I started Little Lily in May of 2009. A friend told me one day how hard it was for her to find good quality baby washcloths. I was planning on making some cloth wipes to use on the baby I was expecting at the time anyway, so when she said that, it was like a light bulb went off in my head! I knew I wanted, soft, good quality, thick wipes, and knew from research that bamboo fabric had these qualities. I ordered a yard and went to work. When I sent her some, she tried them and said, “you should start an etsy business with these!”

Our second daughter’s name is Tegan Lily, and I have called her Little Lily since the day she was born. So when it came time to name the business, it was a no-brainer 🙂

A few weeks into selling the wipes, people were asking if I made other things. I experimented with a few products, but found that I didn’t have time to make tons of different products, so I have kept my favorite three as regular items; bamboo baby wipes, hooded bamboo baby (and toddler) towels, and swaddling blankets! I also make bamboo baby wraps as special orders.

What do you make and how long have you been creating?
I make organic bamboo baby wipes, hooded towels and swaddling blankets. Occasionally I add a new product as a feature, but for my regular stock, I like to keep it simple 🙂 I started sewing them a year and a half ago, when I was pregnant with our third daughter.

Where do you find inspiration?
My girls 🙂 And I look at fabric online more than is probably a “healthy amount” 🙂

What got you started in your craft?
I was talking to a friend one day and she mentioned how she was frustrated with her baby washcloths because they wore out so quickly, and were flimsy and rough. I had heard about how soft bamboo was, so I did some research, ordered a yard of it, and the rest is history!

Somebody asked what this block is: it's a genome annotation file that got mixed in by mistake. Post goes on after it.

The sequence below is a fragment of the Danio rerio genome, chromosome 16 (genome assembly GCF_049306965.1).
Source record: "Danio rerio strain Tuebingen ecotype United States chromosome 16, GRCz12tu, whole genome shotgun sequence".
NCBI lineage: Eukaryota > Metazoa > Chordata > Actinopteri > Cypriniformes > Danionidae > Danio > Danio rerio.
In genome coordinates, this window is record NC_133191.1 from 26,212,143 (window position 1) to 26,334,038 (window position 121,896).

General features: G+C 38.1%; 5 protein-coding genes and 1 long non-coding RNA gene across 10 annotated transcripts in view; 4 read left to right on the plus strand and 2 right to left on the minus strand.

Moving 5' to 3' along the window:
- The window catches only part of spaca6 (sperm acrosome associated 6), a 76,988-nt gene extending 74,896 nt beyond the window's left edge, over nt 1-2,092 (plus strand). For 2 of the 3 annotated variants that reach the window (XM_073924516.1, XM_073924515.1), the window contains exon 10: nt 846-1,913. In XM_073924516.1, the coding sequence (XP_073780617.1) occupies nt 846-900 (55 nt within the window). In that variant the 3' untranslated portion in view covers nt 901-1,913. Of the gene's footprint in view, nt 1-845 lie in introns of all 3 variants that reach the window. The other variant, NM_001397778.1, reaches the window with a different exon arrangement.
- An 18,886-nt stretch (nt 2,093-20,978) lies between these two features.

What’s your favorite thing you have ever made?
The hooded towels. I actually made a hooded towel “poncho” once, and I use it all the time for my toddler when we go swimming. I’ve thought about adding them to my regular line…maybe soon!

How long have you been on Etsy and how has it been for you so far?
I’ve been on etsy for almost a year and a half…about a month after I started making the products! I LOVE etsy and can’t say enough good things about it. I enjoy pretty much everything about etsy and having my own business!

What advice do you have for other Etsy artisans?
Think about products and businesses you love; think about their appearance, products, customer service, etc. Now implement your favorite qualities into your business. Treat each customer like royalty, and set up your shop to look professional as if it was a million dollar a year, professional company. On that note, branding should be a huge priority. I bought my panda avatar from for $20, and it is the best investment I’ve made into my business. It’s on my sew on labels, business cards, and pretty much everything I do on the internet! I’m even going to get a vinyl window decal made for my van using my panda!

What do you hope to gain or contribute to the Natural Kids group?
I love building new relationships, especially with people who share the same interests as me. I am hoping to gain ideas to improve my shop/business, and to encourage others to do the same 🙂

What thoughts do you have for parents on the importance of natural toys for creative play?
I believe that things such as electronic toys, TVs, and video games are completely changing the way kids develop, and not necessarily in a good way. I think it’s very very important for kids to play with simple toys, made of safe, natural materials to develop their creativity. I don’t think it’s healthy for kids to learn to rely on being stimulated by outside sources all the time. Learning to “center” themselves and be able to come up with their own ideas, etc is crucial.

Find Little Lily and Jade at:

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Friday Feature with Meadowsweet Organics

Today’s interview is with a new member! Meet Laura, of Meadowsweet Organics. Enjoy!

Tell us little about yourself!

My name is Laura Harris and I live on the island portion of Newfoundland and Labrador (most easterly province of Canada) with my husband and two children ages 4 and 7.  After studying Visual Arts, French and Education in university I went on to teach full-time in the public school system. Once my husband and I started our family I decided to stay home to be with our children. During this time I have been able to once again nurture my creative side by taking up sewing, designing and crafting for children and by reflecting on and cherishing our home life through my blog,

What do you make and how long have you been creating?

I design and sew toys, accessories and clothing from organic cotton for children and have been doing so for about the past three years.

What inspires you?